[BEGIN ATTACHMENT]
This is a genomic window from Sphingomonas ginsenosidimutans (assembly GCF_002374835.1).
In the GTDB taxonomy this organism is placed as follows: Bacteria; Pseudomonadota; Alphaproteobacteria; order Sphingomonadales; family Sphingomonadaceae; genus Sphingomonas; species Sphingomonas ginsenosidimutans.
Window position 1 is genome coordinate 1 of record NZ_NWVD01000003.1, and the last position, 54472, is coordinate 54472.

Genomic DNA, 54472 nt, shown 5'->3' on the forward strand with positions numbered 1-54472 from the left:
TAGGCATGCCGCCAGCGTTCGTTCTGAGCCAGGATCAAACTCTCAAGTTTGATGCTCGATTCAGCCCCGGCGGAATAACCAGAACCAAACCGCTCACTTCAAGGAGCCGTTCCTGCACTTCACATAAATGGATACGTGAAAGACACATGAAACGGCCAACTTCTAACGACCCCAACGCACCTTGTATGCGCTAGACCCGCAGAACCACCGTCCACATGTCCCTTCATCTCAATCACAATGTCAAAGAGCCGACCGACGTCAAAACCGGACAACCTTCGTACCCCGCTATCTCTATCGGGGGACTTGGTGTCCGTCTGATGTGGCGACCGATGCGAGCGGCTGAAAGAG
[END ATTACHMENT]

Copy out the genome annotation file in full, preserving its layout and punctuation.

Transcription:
This is a genomic window from Sphingomonas ginsenosidimutans (assembly GCF_002374835.1).
In the GTDB taxonomy this organism is placed as follows: Bacteria; Pseudomonadota; Alphaproteobacteria; order Sphingomonadales; family Sphingomonadaceae; genus Sphingomonas; species Sphingomonas ginsenosidimutans.
Window position 1 is genome coordinate 1 of record NZ_NWVD01000003.1, and the last position, 54472, is coordinate 54472.

Genomic DNA, 54472 nt, shown 5'->3' on the forward strand with positions numbered 1-54472 from the left:
TAGGCATGCCGCCAGCGTTCGTTCTGAGCCAGGATCAAACTCTCAAGTTTGATGCTCGATTCAGCCCCGGCGGAATAACCAGAACCAAACCGCTCACTTCAAGGAGCCGTTCCTGCACTTCACATAAATGGATACGTGAAAGACACATGAAACGGCCAACTTCTAACGACCCCAACGCACCTTGTATGCGCTAGACCCGCAGAACCACCGTCCACATGTCCCTTCATCTCAATCACAATGTCAAAGAGCCGACCGACGTCAAAACCGGACAACCTTCGTACCCCGCTATCTCTATCGGGGGACTTGGTGTCCGTCTGATGTGGCGACCGATGCGAGCGGCTGAAAGAG